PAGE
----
Godard plays it mostly straight, restricting any playfulness to mere asides: the Godzilla matchbox, say, or Stewart’s Andress-esque bikini-plus-knife combination at the local swimming baths. (The baths also cue up a bit of wordplay typical of the director, PISCINE becoming CINE.) Otherwise he tells his tale in a mostly documentary fashion, capturing the French capital in an off-the-cuff fashion and favouring off-screen narration over live sound. As with Alphaville two years later, Godard lets the viewer do most of the work when it comes to the science-fiction elements, though it should be stressed that this particular side of things is minimal and far from essential. It colours proceedings, certainly, but is never the main event. That would be the faltering relationship between Bory and Stewart.
Complementing the documentary stylings and stark Cold War mood (headlines repeatedly reference Kennedy, Cuba, Moscow, etc.) are the equally chilly scenes between our two leads. Godard seems to favour simplicity in this case, having their conversations unfold in barely furnished white-walled rooms that can only emphasise his actors. The overall approach is far closer to formalism of Vivre sa vie or Une Femme mariée than it is the fun of Breathless or Une Femme est une femme; indeed, the control and command is really quite remarkable for someone both so prolific and so relatively new to the medium. But then you can sense his enthusiasm for cinema in every frame. Whereas Rossellini could turn in a lightweight little sex comedy, Godard takes it all incredibly seriously. Whether a feature, a short or an episode in an anthology film, it makes no difference to the director - all should be treated with the utmost respect, care and attention.
The Pa is Pier Paolo Pasolini, courting controversy once again. His instalment, ‘La Ricotta’, tells of a director recreating the Passion for his latest big-screen venture. The filmmaker in question is a dubbed-into-Italian Orson Welles and much of the screen time is devoted to those moments in-between takes. It’s here where the contentiousness comes in as the various players in the Passion are seen in a less than reverent light. Some wear hairnets, one uses his angel’s trumpet to mime along to a rock ‘n’ roll record, another conducts a striptease. Pasolini states in one of the opening intertitles that this particular episode should not be interpreted as disrespectful in any way, but it’s hard not to detect a sly grin throughout.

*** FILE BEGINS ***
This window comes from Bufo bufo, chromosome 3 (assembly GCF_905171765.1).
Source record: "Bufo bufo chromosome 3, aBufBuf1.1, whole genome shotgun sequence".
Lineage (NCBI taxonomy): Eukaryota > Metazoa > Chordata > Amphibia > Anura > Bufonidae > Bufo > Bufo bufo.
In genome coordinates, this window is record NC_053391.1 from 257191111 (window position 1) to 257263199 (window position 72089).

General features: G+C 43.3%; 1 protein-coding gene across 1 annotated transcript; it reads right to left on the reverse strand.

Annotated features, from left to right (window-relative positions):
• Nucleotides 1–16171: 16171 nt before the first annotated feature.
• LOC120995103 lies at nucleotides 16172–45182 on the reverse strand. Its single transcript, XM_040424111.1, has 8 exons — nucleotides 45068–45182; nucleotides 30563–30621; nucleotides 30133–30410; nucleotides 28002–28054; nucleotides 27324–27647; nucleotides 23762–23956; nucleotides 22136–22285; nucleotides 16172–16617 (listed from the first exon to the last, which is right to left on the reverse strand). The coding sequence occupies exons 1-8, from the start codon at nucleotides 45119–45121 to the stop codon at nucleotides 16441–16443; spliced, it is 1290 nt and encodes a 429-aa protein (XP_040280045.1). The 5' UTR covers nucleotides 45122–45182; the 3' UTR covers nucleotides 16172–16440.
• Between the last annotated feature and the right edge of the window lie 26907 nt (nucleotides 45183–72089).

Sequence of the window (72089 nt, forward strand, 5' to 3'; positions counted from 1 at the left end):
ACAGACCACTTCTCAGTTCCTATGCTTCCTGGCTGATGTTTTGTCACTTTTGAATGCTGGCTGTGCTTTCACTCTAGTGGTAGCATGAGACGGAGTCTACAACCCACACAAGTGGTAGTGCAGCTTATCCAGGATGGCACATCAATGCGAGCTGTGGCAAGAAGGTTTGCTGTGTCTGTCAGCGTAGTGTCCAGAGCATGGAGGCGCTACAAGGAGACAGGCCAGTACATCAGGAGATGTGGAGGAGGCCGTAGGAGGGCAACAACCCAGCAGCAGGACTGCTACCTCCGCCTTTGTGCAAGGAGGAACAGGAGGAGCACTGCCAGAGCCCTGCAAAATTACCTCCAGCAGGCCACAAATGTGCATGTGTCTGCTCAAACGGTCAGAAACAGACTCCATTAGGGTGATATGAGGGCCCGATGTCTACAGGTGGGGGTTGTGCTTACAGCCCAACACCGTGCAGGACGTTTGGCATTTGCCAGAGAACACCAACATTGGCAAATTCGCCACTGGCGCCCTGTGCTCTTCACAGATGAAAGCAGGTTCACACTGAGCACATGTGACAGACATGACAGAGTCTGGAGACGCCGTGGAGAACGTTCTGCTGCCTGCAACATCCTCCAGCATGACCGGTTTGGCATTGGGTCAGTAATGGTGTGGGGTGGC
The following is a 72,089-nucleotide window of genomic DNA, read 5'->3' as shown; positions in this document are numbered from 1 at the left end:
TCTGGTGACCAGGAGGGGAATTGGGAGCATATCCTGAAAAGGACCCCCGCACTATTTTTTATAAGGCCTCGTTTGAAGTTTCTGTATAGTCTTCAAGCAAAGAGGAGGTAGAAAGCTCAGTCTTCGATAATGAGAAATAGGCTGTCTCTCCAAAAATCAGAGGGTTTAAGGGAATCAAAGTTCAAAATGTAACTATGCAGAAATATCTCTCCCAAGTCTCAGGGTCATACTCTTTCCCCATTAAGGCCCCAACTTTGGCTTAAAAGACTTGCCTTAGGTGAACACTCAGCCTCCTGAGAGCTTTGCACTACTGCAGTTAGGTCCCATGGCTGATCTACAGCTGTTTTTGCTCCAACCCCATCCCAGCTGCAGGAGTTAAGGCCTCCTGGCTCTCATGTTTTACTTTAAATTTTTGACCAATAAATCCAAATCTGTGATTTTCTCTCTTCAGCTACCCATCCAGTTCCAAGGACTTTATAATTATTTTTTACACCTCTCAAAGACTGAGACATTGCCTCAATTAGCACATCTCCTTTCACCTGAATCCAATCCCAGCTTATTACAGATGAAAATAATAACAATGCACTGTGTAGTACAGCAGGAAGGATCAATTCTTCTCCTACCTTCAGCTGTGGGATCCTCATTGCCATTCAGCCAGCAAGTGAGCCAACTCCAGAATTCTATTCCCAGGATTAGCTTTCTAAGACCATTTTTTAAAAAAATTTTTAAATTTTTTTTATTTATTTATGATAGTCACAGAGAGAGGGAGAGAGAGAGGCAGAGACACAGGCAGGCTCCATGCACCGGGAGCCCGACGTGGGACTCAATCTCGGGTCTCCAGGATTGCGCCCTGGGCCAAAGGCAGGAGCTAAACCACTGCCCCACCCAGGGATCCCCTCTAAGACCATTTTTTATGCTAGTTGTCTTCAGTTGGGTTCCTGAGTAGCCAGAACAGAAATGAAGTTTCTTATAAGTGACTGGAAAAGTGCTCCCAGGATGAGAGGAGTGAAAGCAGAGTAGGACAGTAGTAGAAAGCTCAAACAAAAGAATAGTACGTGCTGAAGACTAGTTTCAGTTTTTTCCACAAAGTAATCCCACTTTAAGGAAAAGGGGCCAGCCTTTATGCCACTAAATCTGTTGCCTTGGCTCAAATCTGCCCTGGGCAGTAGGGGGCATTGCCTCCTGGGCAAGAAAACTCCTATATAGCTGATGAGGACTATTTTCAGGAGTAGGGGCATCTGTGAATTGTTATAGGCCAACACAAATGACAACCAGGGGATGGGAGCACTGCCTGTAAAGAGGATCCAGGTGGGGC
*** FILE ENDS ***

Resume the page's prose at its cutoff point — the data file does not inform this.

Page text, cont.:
The main narrative focus in not Welles (who mostly harrumphs in his director’s chair) but a minor player portrayed by Mario Cipriani. In the film-within-the-film he is the Good Thief crucified alongside Christ. In Pasolini’s tale he is a man in search of a meal, having fed his family with the allotted portion from the caterers. His ill-fated quest is handled with both sourness and silliness. There are sped-up sequences aided along by Rustichelli’s sprightly score but also the realisation that this man’s life is seemingly less significant than the main star’s beloved pooch. The movie set, it transpires, is the perfect microcosm for highlighting the class divide.
As with Godard, Pasolini gets a great deal out of his half-hour. Satire, social commentary, a playful use of Welles’ image and some beautiful pastel-coloured photography (in an otherwise entirely black and white feature) for the film-within-a-film sequences. Less nuanced than the best of his features it nevertheless - much like the Godard - deserves a respectable place in its director’s cv. Of the four episodes which make up RoGoPaG, it is his and Godard’s which have kept the film in and out of home video distribution in the UK over the past two decades. (First a BFI VHS, then a Tartan DVD, and now a Masters of Cinema Blu-ray.)